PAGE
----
“If you torture the data long enough, it will confess to anything.” – Ronald Coase
One of my favorites and sorry to say, one that I am reminded of time and again in the corporate world. Data through metrics must speak the truth even when (and especially when) it does not serve our personal needs. As professionals, we have a responsibility to ourselves and our organizations to be honest, transparent and collaborative. How you measure is as important as what you measure. Don’t devise metrics out of the data just to show things in a good light or in a bad light – keep doing that and there will soon be nothing left to measure. Design the metrics and the data collection systems in such a way that it throws the spotlight on the business outcome and is balanced to reward productive behavior and discourage “game playing”.
“There is nothing so useless as doing efficiently that which should not be done at all.” – Peter F. Drucker
This one is a popular quote and one that has served me well every time I enter a new setup or review a long running process. Business is dynamic, why should metrics remain static? What made sense to measure last month, quarter or year may have become completely irrelevant to measure today.
Many a times I have found during reviews, a metric that no one remembers why it is being used, knows who is using it or where it is being used. Trust me, the same is true for many processes as well. There may have been a good reason once sometime in the past that makes absolutely no sense today. So keep reviewing, keep questioning and keep going back to the drawing board with your list of chosen metrics so that they remain relevant and useful.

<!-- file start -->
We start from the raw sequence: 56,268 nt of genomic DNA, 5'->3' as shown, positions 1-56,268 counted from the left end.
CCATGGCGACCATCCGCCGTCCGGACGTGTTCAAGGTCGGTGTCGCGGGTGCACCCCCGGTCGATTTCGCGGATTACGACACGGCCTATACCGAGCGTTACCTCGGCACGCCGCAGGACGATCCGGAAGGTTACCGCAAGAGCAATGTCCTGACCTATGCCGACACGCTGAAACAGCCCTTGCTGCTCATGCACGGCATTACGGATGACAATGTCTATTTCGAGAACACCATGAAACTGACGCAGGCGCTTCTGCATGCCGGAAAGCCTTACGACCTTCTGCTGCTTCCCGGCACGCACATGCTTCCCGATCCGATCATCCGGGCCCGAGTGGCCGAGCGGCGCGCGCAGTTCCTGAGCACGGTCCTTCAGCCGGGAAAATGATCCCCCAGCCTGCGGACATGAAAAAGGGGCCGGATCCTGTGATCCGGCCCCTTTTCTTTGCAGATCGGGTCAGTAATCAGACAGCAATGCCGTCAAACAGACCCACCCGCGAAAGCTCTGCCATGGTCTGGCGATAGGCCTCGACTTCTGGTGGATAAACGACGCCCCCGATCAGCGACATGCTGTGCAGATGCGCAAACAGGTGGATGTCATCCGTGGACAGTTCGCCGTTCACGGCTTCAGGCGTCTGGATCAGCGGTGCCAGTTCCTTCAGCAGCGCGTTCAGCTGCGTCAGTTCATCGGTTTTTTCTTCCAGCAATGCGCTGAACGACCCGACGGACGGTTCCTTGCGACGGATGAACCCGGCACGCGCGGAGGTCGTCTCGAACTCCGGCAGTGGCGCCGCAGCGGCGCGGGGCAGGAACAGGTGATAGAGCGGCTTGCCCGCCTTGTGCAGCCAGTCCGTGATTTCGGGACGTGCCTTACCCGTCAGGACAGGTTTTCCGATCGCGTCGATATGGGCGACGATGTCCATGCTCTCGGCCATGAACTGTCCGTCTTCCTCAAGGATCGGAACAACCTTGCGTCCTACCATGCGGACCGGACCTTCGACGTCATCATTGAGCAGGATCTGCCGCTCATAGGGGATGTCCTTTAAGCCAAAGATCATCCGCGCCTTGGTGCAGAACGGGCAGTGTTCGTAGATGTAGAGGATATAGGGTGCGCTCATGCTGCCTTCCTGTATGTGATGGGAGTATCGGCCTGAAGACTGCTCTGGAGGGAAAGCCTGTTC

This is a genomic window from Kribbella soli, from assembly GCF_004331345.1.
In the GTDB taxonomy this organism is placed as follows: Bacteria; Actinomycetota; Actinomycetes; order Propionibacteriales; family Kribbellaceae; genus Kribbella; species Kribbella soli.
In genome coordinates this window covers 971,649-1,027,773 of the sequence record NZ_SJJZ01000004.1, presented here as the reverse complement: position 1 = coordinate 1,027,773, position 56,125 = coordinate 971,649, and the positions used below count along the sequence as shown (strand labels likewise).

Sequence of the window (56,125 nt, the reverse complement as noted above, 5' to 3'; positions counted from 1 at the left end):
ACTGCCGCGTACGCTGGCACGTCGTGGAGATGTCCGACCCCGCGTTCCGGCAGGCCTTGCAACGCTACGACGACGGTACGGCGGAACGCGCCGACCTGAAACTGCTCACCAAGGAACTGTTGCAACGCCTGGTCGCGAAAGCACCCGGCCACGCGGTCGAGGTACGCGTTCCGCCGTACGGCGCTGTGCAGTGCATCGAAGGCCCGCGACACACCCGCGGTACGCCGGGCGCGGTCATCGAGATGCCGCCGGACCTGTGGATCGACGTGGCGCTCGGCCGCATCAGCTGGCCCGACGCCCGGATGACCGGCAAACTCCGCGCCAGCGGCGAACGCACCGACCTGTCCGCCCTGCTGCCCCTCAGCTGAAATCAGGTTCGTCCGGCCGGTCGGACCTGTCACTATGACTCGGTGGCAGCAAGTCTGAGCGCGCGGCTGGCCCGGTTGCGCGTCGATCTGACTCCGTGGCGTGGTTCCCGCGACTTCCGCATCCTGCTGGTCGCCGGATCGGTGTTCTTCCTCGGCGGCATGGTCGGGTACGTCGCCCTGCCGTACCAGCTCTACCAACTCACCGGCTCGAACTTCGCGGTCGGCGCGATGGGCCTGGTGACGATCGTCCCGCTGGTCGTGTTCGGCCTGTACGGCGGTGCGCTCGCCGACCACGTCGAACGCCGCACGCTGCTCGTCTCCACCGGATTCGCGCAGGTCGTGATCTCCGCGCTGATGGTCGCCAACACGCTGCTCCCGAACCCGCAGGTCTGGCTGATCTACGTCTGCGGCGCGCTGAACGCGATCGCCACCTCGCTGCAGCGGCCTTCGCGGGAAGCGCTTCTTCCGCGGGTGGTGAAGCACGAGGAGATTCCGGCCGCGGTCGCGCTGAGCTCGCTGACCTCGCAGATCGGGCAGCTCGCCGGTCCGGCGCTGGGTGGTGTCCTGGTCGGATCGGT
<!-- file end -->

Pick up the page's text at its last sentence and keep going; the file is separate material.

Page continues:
“An idea not coupled with action will never get any bigger than the brain cell it occupied.” – Arnold Glasow
Do I see you nodding your head to that? All data, dashboards, metrics are useless unless the knowledge and insights derived from them are translated into action. Ask yourself – what story does this metric say, how can it help the leadership make the right decisions (more, less, better, different?) and arrive at an action plan when necessary? Every metric should be mapped to an end goal and have an action plan defined for improvement, sustenance and excellence. The action plan reviews should go hand in hand with the metric reviews feeding each other in a continuous loop. If the metrics are chosen carefully and presented properly, then, in the process of achieving their metrics, people will make the right decisions and take the right actions that enable the organization to maximize its performance. And that is when you know you have done your job well.
So, there you have it, the method and mechanism behind key performance metrics through learned wisdom. Metrics matter, metrics need work for them to work, metrics tell a story – the ending of which you have the power to change. Make your Metrics Rock!
What are your favourite quotes on performance metrics? What wisdom have you gathered on setting key performance metrics? What has worked for your business and what has not? I would love to hear back and learn from you.